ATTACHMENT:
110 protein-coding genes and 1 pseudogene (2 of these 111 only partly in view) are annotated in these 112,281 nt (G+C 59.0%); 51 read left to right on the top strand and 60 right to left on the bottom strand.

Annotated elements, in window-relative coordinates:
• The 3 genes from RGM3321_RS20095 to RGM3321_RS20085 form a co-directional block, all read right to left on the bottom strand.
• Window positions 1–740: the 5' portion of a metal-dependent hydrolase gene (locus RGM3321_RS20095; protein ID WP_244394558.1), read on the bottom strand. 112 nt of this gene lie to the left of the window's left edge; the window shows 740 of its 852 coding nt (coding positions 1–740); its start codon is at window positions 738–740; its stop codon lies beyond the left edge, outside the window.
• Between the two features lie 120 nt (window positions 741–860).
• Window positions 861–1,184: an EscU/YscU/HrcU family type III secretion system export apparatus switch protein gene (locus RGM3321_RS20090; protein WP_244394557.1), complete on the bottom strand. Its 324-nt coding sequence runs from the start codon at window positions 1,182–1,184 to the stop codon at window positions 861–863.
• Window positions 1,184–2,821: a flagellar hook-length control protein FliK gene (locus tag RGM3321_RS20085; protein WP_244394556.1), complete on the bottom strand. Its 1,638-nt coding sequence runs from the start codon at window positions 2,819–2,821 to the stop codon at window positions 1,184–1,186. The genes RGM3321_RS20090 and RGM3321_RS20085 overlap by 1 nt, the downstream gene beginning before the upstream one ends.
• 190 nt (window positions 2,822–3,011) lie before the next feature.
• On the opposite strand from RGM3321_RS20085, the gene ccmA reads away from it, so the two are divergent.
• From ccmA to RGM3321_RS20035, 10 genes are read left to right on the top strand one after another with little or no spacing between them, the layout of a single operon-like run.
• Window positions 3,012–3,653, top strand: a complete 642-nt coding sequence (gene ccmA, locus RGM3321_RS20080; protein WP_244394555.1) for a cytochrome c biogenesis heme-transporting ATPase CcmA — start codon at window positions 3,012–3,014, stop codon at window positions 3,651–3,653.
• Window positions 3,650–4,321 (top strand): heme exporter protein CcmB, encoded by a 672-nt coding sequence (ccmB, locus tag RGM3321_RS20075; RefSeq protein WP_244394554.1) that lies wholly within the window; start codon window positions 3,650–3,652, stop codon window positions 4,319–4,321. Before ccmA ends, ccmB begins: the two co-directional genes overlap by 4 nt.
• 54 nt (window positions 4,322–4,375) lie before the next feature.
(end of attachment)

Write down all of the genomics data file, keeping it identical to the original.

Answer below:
110 protein-coding genes and 1 pseudogene (2 of these 111 only partly in view) are annotated in these 112,281 nt (G+C 59.0%); 51 read left to right on the top strand and 60 right to left on the bottom strand.

Annotated elements, in window-relative coordinates:
• The 3 genes from RGM3321_RS20095 to RGM3321_RS20085 form a co-directional block, all read right to left on the bottom strand.
• Window positions 1–740: the 5' portion of a metal-dependent hydrolase gene (locus RGM3321_RS20095; protein ID WP_244394558.1), read on the bottom strand. 112 nt of this gene lie to the left of the window's left edge; the window shows 740 of its 852 coding nt (coding positions 1–740); its start codon is at window positions 738–740; its stop codon lies beyond the left edge, outside the window.
• Between the two features lie 120 nt (window positions 741–860).
• Window positions 861–1,184: an EscU/YscU/HrcU family type III secretion system export apparatus switch protein gene (locus RGM3321_RS20090; protein WP_244394557.1), complete on the bottom strand. Its 324-nt coding sequence runs from the start codon at window positions 1,182–1,184 to the stop codon at window positions 861–863.
• Window positions 1,184–2,821: a flagellar hook-length control protein FliK gene (locus tag RGM3321_RS20085; protein WP_244394556.1), complete on the bottom strand. Its 1,638-nt coding sequence runs from the start codon at window positions 2,819–2,821 to the stop codon at window positions 1,184–1,186. The genes RGM3321_RS20090 and RGM3321_RS20085 overlap by 1 nt, the downstream gene beginning before the upstream one ends.
• 190 nt (window positions 2,822–3,011) lie before the next feature.
• On the opposite strand from RGM3321_RS20085, the gene ccmA reads away from it, so the two are divergent.
• From ccmA to RGM3321_RS20035, 10 genes are read left to right on the top strand one after another with little or no spacing between them, the layout of a single operon-like run.
• Window positions 3,012–3,653, top strand: a complete 642-nt coding sequence (gene ccmA, locus RGM3321_RS20080; protein WP_244394555.1) for a cytochrome c biogenesis heme-transporting ATPase CcmA — start codon at window positions 3,012–3,014, stop codon at window positions 3,651–3,653.
• Window positions 3,650–4,321 (top strand): heme exporter protein CcmB, encoded by a 672-nt coding sequence (ccmB, locus tag RGM3321_RS20075; RefSeq protein WP_244394554.1) that lies wholly within the window; start codon window positions 3,650–3,652, stop codon window positions 4,319–4,321. Before ccmA ends, ccmB begins: the two co-directional genes overlap by 4 nt.
• 54 nt (window positions 4,322–4,375) lie before the next feature.